A synod of mercy
On the fifth day, last Friday, of the General Congregation of the Synod of the Family currently going on in the Vatican, the synod fathers divided themselves into 13 discussion groups by language with around 20 members each, one small group is in German, four in English, three in Spanish, two in Italian and three in French. The real work has now begun. The discussion groups will tackle three parts of the instrumentum laboris or working paper which built up on the final report of last October’s extraordinary synod, as well as the suggestions and opinions from other Church entities.
This year’s synod is divided into three parts, with each week dedicated to one of the three sections of the instrumentum laboris. The first week of the meeting was spent on discussing the document’s first section, titled “Listening to the challenges of the family.” Thereafter, discussion will focus on the second part, titled “Discernment of the family vocation,” before culminating with the third, “The mission of the family today.” In the end, a 10-member global commission nominated by Pope Francis will draft the final synod report.
Discussions and interventions are not open to the public but periodic briefings are given by designated official spokespersons who appraise the world of the goings on during the synod. The summary below comes from those briefings.
As the working paper was rolled out, it was reported that several bishops voiced their concern about the text being overly negative, unclear, and possibly inaccurate in its translations. One concerned synod participant observed that while various elements of the document were admirable, he found much of the text flawed or inadequate. Another from the English speaking group said that the document also fell short “especially in its theology, clarity, trust in the power of grace, its use of scripture and its tendency to see the world through overwhelmingly Western eyes.” Those from the English speaking circle also noted that the language was problematic, and expressed concern that “the English translation may not be faithful to the official Italian text.”
In the most recent briefing, Fr. Thomas Rosica, the English-language assistant to the Holy See press office, told journalists Oct. 10 that the question is not “whether we’re here to change doctrine, but to make sure pastoral care takes account of real, actual, concrete situations of what each person is doing.” He read aloud portions of the brief interventions given by unnamed participants of the general congregation. One synod father said: “mercy toward sinners is not a form of weakness nor an abandonment of Church teaching;” and yet another participant said that “unless we acknowledge openly people’s situations, we will not be able to address those situations clearly,” adding that “we have to learn to speak the truth in love in many situations, because in many situations people are completely powerless over what has befallen them.” One other emphasized that viewing the Church’s doctrine on marriage in the light of mercy requires both “attention to the pastoral dimension and the application of the Church’s teaching.”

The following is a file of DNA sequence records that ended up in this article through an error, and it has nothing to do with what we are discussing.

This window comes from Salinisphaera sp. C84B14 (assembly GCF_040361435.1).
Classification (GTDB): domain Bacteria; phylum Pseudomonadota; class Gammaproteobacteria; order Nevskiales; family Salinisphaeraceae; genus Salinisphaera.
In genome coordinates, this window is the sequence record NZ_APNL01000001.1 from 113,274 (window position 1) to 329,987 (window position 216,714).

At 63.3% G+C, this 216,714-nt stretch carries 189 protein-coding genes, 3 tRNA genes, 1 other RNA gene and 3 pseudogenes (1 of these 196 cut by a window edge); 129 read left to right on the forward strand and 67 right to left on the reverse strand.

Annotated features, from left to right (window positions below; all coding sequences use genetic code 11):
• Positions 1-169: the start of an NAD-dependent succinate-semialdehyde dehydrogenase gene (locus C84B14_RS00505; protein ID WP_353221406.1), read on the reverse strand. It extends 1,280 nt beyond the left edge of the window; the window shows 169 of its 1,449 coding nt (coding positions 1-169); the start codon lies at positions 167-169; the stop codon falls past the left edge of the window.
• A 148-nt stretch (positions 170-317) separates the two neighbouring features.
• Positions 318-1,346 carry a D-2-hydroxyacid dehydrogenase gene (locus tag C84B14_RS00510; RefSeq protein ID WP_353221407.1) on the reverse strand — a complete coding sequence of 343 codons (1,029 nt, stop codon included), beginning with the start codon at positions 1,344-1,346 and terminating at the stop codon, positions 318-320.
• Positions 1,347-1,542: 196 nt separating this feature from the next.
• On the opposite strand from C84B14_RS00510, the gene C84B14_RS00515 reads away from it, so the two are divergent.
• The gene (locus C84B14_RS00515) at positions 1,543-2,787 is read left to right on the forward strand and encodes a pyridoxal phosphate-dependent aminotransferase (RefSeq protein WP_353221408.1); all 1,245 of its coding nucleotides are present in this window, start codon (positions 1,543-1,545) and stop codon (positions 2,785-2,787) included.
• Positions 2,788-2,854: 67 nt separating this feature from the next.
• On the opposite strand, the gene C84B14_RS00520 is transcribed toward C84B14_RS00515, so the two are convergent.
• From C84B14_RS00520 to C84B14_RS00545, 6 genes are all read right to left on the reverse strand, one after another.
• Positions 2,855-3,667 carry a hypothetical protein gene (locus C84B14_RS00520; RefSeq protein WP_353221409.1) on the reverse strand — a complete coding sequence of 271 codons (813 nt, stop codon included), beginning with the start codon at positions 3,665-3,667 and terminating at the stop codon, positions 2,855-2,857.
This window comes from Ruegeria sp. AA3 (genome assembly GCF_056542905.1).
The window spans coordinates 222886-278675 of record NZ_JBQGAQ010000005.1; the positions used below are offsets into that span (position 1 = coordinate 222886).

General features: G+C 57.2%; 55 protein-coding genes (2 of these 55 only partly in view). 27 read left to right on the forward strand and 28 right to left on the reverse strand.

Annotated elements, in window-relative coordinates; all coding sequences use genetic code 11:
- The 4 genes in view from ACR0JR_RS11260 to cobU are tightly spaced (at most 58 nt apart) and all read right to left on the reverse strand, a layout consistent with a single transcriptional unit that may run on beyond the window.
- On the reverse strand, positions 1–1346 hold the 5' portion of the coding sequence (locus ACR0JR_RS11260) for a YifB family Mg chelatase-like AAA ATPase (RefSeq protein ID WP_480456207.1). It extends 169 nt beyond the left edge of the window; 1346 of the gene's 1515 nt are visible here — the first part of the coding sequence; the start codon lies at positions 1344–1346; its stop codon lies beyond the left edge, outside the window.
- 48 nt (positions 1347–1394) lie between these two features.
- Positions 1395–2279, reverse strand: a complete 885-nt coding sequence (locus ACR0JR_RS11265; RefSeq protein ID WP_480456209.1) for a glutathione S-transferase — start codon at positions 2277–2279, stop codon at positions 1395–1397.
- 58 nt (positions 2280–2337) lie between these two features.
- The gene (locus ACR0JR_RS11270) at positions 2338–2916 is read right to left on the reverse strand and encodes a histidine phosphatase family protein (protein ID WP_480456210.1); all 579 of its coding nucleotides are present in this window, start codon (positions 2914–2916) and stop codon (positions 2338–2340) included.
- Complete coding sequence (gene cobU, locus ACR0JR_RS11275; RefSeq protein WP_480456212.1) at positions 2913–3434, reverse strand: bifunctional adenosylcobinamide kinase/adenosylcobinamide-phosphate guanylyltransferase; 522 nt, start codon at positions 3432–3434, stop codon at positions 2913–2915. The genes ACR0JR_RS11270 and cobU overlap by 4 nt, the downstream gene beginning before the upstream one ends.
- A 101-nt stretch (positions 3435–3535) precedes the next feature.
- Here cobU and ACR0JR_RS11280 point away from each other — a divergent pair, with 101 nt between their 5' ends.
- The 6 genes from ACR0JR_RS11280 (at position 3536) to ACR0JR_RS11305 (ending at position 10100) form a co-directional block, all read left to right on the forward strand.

Another spokesman, Cardinal Baselios Cleemis Thottunkal, Major Archbishop of the Syro-Malankar Archeparchy of Trivandrum, responded to a question from a French journalist on whether an in-depth examination of doctrine would take place during the synod, by saying that the synod “in fact is destined to be a pastoral one.”
There was also some confusion about the final outcome of the synod: Would there be a document issued by the synod fathers, or are they there mainly to provide advice to Pope Francis who will issue an apostolic letter to the faithful? Our very own Cardinal Luis Antonio Tagle, as reported by National Catholic Reporter, defended the process of the synod, pointing out “a new method of discussion was being tried at this synod, and that ‘definitely it has caused … a bit of confusion.’” And our good cardinal, being what he is, an eternally hopeful person, he added, laughing: “But it’s good to be confused once in a while. If things are always clear, then we might not be in real life anymore.”
While other topics were brought up such as the indissolubility of marriage, the role of parents in educating their children, the importance of prayer and a missionary spirit within families, the importance of children, and a longer marriage preparation process, the common thread of the discussions centered around the topic of mercy which, while greatly needed, is something that cannot be separated from the truth, emphasizing the long-held Church belief that mercy is inextricably intertwined with doctrine.
Last week, as the first week of the synod closed, Pope Francis offered one of the congregation’s daily moments of prayer for peace, with mention of the Middle East. He appealed to the international community to put immediate interests aside, and find solutions for the escalating conflict in that region. Practicing the mercy that is the unifying thread of the summit, Pope Francis “said that “we are painfully struck and we follow with great concern what is happening in Syria, in Iraq, in Jerusalem and the West Bank,” where violence has escalated, claiming innocent lives and fueling “a humanitarian crisis of enormous proportions.” He asked for prayers: “Let us unite, therefore, in an intense and confident prayer to the Lord, a prayer that intends to be an expression of solidarity at once with [our] brother Patriarchs and Bishops from those regions, who are present here, as well as with their priests and faithful, and to everyone who lives there.”